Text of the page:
Document Type

Theses, Ph.D


Available under a Creative Commons Attribution Non-Commercial Share Alike 4.0 International Licence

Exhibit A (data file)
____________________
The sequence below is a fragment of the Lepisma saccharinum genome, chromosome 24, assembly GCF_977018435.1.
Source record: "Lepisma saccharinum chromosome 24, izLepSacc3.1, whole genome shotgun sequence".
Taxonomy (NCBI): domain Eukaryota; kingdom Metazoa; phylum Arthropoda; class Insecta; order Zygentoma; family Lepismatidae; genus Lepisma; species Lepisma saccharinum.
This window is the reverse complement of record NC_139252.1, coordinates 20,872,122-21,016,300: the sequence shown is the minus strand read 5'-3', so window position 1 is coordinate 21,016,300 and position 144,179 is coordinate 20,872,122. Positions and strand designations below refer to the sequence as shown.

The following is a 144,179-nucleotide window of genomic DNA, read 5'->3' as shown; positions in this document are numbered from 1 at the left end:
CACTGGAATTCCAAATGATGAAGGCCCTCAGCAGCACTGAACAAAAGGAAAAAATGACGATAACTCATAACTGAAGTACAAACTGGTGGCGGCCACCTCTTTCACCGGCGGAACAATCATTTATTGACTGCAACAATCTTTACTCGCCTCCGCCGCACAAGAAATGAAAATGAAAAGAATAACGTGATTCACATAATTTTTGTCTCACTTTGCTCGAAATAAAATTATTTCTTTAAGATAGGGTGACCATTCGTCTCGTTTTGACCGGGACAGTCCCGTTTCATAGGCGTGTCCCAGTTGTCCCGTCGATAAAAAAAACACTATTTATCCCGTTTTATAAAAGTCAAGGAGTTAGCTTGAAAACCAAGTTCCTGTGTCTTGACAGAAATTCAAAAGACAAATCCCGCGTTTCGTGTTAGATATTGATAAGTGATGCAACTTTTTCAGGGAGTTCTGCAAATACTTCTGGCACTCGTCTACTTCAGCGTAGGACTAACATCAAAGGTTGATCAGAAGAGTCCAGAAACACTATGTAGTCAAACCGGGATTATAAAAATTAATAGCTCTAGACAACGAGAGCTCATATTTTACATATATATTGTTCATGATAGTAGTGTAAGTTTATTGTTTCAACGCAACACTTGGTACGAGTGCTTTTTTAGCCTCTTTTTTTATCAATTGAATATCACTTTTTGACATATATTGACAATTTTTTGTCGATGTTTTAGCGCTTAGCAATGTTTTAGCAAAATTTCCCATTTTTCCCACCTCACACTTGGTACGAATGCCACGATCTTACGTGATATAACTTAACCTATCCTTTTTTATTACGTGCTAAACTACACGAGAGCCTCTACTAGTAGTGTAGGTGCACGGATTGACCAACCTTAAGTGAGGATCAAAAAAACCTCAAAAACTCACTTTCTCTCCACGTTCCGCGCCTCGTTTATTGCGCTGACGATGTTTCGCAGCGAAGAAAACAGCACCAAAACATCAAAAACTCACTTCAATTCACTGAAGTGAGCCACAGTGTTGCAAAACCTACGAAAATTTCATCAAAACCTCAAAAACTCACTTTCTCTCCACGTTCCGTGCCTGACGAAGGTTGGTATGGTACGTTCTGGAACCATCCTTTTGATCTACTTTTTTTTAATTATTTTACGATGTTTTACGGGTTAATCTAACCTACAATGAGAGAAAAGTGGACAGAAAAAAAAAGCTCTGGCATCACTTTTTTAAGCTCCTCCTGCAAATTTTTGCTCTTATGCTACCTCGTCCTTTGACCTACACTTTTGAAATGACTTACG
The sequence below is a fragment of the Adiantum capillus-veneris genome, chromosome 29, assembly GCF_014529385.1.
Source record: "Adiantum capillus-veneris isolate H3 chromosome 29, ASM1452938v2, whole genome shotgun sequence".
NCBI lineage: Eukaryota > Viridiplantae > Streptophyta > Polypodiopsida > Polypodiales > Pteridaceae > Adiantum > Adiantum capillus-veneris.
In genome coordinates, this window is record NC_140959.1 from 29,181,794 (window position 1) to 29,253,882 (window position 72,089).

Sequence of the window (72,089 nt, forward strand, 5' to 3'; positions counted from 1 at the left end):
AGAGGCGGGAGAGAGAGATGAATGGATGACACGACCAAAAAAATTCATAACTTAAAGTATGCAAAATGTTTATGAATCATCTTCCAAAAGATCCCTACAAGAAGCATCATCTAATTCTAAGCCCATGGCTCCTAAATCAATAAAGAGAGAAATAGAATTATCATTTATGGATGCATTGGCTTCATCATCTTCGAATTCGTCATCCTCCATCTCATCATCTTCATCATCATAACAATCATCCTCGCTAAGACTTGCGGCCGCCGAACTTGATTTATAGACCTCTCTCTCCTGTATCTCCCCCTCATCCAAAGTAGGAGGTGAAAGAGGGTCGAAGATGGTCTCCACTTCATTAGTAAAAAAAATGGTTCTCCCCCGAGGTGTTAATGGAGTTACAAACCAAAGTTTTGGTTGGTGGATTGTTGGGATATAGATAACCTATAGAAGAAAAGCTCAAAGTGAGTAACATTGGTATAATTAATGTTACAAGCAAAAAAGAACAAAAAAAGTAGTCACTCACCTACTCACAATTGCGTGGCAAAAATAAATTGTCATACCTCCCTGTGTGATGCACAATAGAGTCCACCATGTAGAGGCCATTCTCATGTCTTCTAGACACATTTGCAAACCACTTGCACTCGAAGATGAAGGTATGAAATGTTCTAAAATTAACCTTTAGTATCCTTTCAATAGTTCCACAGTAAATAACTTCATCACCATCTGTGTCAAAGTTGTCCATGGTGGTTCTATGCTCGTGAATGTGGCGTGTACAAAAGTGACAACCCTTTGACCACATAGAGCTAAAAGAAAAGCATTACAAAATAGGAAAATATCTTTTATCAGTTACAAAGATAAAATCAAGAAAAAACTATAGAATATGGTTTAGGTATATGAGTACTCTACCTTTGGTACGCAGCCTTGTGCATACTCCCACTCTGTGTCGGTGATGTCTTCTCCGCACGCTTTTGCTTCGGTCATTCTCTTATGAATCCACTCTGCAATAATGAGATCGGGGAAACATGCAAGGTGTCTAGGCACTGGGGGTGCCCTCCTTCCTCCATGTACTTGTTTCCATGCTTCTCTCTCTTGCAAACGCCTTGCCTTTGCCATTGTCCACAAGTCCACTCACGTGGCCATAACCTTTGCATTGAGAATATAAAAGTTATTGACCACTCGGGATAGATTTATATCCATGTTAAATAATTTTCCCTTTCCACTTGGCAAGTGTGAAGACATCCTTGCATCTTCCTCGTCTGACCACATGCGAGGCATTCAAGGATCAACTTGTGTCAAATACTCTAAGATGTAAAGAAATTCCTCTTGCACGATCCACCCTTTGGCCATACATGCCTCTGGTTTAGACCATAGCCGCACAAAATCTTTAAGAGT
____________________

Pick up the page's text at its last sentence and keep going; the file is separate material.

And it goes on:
Publication Details

Successfully submitted for the Award of Doctor of Philosophy to the Technological University Dublin, September, 2010.